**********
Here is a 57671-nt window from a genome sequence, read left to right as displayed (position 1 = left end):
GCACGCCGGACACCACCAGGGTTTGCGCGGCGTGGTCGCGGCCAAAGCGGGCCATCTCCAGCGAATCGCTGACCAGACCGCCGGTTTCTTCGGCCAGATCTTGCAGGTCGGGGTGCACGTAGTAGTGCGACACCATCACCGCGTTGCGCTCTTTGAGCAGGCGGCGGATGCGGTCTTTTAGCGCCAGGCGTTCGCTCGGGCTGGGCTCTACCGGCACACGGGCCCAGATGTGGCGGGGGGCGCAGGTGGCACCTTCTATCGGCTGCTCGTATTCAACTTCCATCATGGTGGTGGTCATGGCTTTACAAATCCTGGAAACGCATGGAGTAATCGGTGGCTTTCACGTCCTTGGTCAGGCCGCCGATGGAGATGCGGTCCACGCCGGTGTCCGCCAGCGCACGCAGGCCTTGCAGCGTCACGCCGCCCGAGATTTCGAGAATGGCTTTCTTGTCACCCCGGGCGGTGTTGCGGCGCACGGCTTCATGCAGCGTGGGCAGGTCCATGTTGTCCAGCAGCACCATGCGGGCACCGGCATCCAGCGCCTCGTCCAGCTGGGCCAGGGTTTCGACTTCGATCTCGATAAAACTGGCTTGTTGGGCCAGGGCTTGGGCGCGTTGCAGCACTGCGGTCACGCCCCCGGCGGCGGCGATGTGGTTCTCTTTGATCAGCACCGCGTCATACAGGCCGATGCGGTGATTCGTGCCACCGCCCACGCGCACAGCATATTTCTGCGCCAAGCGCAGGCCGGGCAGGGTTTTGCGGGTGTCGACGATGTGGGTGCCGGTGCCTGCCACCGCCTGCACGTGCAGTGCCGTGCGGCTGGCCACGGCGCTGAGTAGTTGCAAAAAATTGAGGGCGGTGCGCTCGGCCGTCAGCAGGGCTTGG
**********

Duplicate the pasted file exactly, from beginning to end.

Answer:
Here is a 57671-nt window from a genome sequence, read left to right as displayed (position 1 = left end):
GCACGCCGGACACCACCAGGGTTTGCGCGGCGTGGTCGCGGCCAAAGCGGGCCATCTCCAGCGAATCGCTGACCAGACCGCCGGTTTCTTCGGCCAGATCTTGCAGGTCGGGGTGCACGTAGTAGTGCGACACCATCACCGCGTTGCGCTCTTTGAGCAGGCGGCGGATGCGGTCTTTTAGCGCCAGGCGTTCGCTCGGGCTGGGCTCTACCGGCACACGGGCCCAGATGTGGCGGGGGGCGCAGGTGGCACCTTCTATCGGCTGCTCGTATTCAACTTCCATCATGGTGGTGGTCATGGCTTTACAAATCCTGGAAACGCATGGAGTAATCGGTGGCTTTCACGTCCTTGGTCAGGCCGCCGATGGAGATGCGGTCCACGCCGGTGTCCGCCAGCGCACGCAGGCCTTGCAGCGTCACGCCGCCCGAGATTTCGAGAATGGCTTTCTTGTCACCCCGGGCGGTGTTGCGGCGCACGGCTTCATGCAGCGTGGGCAGGTCCATGTTGTCCAGCAGCACCATGCGGGCACCGGCATCCAGCGCCTCGTCCAGCTGGGCCAGGGTTTCGACTTCGATCTCGATAAAACTGGCTTGTTGGGCCAGGGCTTGGGCGCGTTGCAGCACTGCGGTCACGCCCCCGGCGGCGGCGATGTGGTTCTCTTTGATCAGCACCGCGTCATACAGGCCGATGCGGTGATTCGTGCCACCGCCCACGCGCACAGCATATTTCTGCGCCAAGCGCAGGCCGGGCAGGGTTTTGCGGGTGTCGACGATGTGGGTGCCGGTGCCTGCCACCGCCTGCACGTGCAGTGCCGTGCGGCTGGCCACGGCGCTGAGTAGTTGCAAAAAATTGAGGGCGGTGCGCTCGGCCGTCAGCAGGGCTTGG